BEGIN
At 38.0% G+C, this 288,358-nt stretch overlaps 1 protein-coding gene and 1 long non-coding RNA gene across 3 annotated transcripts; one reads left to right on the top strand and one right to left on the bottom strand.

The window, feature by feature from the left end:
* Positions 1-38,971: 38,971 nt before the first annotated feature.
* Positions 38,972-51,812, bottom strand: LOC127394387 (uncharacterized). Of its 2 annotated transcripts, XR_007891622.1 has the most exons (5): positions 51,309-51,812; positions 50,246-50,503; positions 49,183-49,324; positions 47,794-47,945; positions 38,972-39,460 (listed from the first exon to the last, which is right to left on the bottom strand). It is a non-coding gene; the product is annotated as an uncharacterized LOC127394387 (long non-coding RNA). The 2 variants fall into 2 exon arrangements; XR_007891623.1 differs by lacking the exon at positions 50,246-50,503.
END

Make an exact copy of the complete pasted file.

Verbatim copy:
At 38.0% G+C, this 288,358-nt stretch overlaps 1 protein-coding gene and 1 long non-coding RNA gene across 3 annotated transcripts; one reads left to right on the top strand and one right to left on the bottom strand.

The window, feature by feature from the left end:
* Positions 1-38,971: 38,971 nt before the first annotated feature.
* Positions 38,972-51,812, bottom strand: LOC127394387 (uncharacterized). Of its 2 annotated transcripts, XR_007891622.1 has the most exons (5): positions 51,309-51,812; positions 50,246-50,503; positions 49,183-49,324; positions 47,794-47,945; positions 38,972-39,460 (listed from the first exon to the last, which is right to left on the bottom strand). It is a non-coding gene; the product is annotated as an uncharacterized LOC127394387 (long non-coding RNA). The 2 variants fall into 2 exon arrangements; XR_007891623.1 differs by lacking the exon at positions 50,246-50,503.